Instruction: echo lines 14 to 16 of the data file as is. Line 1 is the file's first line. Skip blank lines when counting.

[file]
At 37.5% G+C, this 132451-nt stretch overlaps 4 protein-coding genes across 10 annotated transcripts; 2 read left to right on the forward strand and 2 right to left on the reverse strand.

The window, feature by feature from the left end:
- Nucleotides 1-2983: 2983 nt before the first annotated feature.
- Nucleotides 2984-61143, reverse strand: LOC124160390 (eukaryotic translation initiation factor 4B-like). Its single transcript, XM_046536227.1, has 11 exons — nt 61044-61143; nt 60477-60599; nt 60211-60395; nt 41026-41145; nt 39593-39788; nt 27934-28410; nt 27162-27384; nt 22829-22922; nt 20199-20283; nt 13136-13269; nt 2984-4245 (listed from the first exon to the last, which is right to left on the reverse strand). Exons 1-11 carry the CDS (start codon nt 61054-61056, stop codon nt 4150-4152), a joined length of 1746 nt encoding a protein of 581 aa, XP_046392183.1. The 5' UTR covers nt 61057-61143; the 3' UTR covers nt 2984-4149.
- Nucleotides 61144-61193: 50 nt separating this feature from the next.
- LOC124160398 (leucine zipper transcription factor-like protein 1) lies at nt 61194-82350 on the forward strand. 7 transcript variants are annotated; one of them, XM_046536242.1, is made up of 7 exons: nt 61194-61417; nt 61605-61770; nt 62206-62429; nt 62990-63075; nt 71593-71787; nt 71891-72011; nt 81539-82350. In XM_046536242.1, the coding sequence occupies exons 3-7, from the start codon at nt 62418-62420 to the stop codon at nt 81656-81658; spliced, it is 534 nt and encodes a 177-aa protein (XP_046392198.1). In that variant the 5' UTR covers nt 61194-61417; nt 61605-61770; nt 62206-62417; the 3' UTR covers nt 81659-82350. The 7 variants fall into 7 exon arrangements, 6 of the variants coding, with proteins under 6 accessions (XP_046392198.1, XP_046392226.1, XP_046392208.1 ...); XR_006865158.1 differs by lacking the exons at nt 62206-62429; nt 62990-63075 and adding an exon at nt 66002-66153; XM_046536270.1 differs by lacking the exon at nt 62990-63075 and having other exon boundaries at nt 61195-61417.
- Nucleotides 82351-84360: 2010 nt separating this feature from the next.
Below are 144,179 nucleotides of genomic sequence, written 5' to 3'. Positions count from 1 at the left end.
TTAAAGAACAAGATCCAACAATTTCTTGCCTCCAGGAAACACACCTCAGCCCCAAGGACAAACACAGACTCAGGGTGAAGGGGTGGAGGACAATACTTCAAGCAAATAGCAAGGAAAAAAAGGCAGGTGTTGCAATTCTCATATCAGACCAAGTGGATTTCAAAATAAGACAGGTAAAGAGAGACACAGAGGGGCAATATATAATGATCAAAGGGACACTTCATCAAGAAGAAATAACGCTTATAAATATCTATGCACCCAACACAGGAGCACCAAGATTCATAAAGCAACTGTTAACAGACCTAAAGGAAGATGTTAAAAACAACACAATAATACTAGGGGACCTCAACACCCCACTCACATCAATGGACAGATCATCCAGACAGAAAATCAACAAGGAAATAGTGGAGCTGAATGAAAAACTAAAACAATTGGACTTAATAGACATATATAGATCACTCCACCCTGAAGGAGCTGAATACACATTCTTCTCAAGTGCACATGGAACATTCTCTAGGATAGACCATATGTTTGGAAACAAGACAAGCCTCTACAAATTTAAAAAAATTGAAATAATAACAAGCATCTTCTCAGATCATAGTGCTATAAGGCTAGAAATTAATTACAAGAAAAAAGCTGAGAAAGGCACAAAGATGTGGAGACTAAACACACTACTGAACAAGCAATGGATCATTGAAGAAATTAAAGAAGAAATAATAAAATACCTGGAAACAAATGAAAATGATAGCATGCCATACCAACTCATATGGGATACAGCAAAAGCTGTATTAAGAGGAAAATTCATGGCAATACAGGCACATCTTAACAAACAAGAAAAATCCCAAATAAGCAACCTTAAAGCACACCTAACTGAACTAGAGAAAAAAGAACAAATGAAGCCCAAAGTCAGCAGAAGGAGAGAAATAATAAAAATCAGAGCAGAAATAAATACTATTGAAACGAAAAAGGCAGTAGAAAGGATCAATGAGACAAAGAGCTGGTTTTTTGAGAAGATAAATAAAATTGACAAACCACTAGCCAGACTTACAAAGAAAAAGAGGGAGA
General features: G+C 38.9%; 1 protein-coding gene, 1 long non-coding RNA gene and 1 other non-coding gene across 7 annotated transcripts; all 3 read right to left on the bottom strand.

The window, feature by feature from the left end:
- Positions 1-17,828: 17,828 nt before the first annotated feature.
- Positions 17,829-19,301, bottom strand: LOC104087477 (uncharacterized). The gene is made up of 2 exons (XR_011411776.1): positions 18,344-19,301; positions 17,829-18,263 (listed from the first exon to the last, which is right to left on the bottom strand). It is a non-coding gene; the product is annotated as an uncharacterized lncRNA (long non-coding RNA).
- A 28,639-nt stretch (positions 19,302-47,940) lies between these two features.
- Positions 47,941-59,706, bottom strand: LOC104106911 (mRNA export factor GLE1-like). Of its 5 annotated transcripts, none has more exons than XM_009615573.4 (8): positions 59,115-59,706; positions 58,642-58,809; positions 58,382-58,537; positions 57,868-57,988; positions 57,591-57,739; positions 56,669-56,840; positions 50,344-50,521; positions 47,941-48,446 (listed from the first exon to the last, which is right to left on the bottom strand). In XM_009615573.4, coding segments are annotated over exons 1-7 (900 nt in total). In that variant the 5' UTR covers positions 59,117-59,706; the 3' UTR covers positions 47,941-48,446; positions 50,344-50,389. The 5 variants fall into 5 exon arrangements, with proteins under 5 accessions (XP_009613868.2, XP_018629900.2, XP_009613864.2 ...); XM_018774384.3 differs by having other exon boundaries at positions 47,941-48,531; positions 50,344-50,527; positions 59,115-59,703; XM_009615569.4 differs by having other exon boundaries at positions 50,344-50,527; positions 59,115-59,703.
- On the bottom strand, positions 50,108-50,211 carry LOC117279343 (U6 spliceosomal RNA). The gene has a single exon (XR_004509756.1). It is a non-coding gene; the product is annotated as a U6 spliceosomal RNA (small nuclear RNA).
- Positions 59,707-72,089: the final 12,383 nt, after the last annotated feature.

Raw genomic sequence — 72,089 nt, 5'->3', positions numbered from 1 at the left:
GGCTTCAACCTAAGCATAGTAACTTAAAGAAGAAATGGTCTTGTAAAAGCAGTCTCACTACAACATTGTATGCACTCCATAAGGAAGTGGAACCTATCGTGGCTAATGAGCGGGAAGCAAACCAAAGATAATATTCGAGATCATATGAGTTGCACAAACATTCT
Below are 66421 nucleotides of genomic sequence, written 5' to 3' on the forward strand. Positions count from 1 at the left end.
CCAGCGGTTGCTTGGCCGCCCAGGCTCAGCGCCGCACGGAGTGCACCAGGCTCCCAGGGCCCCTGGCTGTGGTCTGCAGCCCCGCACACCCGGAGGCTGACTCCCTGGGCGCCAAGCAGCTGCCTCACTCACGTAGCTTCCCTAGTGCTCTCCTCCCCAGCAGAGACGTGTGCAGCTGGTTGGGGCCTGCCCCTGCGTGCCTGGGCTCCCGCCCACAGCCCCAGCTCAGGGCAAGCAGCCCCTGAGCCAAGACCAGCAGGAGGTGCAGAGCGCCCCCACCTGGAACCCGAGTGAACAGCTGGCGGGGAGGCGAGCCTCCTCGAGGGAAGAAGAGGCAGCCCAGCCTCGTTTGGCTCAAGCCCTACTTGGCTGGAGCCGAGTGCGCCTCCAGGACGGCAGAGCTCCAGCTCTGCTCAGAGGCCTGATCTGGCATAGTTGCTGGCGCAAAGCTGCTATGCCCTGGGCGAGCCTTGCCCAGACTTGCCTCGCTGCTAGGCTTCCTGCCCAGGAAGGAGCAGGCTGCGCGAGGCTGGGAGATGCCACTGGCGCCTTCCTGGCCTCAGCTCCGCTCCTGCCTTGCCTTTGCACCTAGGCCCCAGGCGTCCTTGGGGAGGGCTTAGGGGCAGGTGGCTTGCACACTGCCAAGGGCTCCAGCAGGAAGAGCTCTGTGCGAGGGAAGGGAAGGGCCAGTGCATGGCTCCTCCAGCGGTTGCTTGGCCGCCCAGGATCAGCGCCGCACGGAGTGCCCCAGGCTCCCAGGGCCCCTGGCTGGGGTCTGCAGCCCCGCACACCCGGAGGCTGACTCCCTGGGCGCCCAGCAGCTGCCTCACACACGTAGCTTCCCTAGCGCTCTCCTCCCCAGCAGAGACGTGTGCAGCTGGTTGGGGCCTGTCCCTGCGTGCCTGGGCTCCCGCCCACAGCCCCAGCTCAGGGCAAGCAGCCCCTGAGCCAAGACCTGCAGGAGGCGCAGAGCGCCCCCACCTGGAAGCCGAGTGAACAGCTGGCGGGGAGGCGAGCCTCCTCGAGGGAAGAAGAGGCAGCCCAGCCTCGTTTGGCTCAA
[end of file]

- A 28,639-nt stretch (positions 19,302-47,940) lies between these two features.
- Positions 47,941-59,706, bottom strand: LOC104106911 (mRNA export factor GLE1-like). Of its 5 annotated transcripts, none has more exons than XM_009615573.4 (8): positions 59,115-59,706; positions 58,642-58,809; positions 58,382-58,537; positions 57,868-57,988; positions 57,591-57,739; positions 56,669-56,840; positions 50,344-50,521; positions 47,941-48,446 (listed from the first exon to the last, which is right to left on the bottom strand). In XM_009615573.4, coding segments are annotated over exons 1-7 (900 nt in total). In that variant the 5' UTR covers positions 59,117-59,706; the 3' UTR covers positions 47,941-48,446; positions 50,344-50,389. The 5 variants fall into 5 exon arrangements, with proteins under 5 accessions (XP_009613868.2, XP_018629900.2, XP_009613864.2 ...); XM_018774384.3 differs by having other exon boundaries at positions 47,941-48,531; positions 50,344-50,527; positions 59,115-59,703; XM_009615569.4 differs by having other exon boundaries at positions 50,344-50,527; positions 59,115-59,703.
- On the bottom strand, positions 50,108-50,211 carry LOC117279343 (U6 spliceosomal RNA). The gene has a single exon (XR_004509756.1). It is a non-coding gene; the product is annotated as a U6 spliceosomal RNA (small nuclear RNA).